It looks like you're using an Ad Blocker.
Please white-list or disable AboveTopSecret.com in your ad-blocking tool.
Some features of ATS will be disabled while you continue to use an ad-blocker.
originally posted by: OccamsRazor04
I believe a big reason commercial airlines don't fly direct over it is due to regulations requiring them to have special safety equipment if they do. It's such a slight difference in distance that it's not worth it to them.
originally posted by: ignorant_ape
a reply to: OccamsRazor04
i has seen a youtube vid that had a variation on that - my first question was :
distance to the sun
distance to the moon
distance to polaris
i didnt get to ask the next question - as he obviously realised that he was walking into a trap - delected my comment and blocked me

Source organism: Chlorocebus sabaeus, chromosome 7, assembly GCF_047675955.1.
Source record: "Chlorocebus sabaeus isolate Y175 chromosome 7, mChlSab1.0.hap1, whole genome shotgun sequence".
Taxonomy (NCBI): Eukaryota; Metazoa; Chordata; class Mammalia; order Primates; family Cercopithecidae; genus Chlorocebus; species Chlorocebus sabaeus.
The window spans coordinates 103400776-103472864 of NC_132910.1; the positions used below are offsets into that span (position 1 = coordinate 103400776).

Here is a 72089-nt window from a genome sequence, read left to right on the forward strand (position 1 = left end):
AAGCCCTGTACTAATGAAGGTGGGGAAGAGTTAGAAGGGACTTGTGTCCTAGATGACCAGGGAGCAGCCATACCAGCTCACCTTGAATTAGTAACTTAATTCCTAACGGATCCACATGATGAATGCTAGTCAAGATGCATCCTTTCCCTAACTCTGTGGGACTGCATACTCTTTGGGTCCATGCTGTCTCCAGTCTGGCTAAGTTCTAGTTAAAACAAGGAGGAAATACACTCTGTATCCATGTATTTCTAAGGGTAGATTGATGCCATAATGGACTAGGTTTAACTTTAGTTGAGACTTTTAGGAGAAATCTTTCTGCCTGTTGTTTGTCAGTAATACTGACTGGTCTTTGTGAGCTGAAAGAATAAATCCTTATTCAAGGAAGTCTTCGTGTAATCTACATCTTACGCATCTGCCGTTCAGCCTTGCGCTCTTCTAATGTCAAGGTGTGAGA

Jet fuel freeze temperatures range between -40 and -50 °C. These temperatures are frequently encountered at cruise altitude throughout the world with no effect since the fuel retains heat from lower elevations, but the intense cold and extended duration of polar flights may cause fuel temperature to approach its freezing point. Jet A grade with a maximum freeze point of -40 °C is used in the U.S., while Jet A1 grade with a maximum freeze point of -47 °C is used elsewhere. Modern long-distance airliners are equipped to alert flight crew when fuel temperatures reach 3 °C above these levels. The crew must then change altitude, though in some cases due to the low stratosphere over polar regions and its inversion properties the air may actually be somewhat warmer at higher altitudes.